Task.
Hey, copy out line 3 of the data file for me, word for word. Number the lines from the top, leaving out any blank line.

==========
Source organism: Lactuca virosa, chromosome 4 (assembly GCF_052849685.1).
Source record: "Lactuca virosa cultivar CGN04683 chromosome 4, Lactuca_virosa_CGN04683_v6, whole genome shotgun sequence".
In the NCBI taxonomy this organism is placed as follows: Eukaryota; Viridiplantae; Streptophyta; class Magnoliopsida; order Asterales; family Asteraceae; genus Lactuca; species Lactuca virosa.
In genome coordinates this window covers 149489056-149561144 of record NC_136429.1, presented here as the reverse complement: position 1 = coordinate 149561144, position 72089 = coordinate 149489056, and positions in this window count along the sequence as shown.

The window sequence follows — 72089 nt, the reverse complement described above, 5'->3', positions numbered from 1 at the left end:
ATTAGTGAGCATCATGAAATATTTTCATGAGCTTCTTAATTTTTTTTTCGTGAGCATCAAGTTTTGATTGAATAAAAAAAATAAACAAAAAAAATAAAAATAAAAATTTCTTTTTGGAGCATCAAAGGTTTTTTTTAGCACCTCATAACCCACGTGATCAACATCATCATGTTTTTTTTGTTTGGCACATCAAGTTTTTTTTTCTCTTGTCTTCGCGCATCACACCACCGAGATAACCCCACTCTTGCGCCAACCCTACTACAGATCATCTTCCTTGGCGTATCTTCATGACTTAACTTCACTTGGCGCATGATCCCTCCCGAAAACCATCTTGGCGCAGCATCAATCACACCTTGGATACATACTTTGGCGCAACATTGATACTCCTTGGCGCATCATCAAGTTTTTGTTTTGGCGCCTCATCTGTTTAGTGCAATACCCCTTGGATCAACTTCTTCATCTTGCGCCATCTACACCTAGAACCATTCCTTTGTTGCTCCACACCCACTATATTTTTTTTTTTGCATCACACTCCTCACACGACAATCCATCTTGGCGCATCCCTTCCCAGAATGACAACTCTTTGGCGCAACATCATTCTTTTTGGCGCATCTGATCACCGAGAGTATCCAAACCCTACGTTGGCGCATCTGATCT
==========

In the NCBI taxonomy this organism is placed as follows: Eukaryota; Viridiplantae; Streptophyta; class Magnoliopsida; order Asterales; family Asteraceae; genus Lactuca; species Lactuca virosa.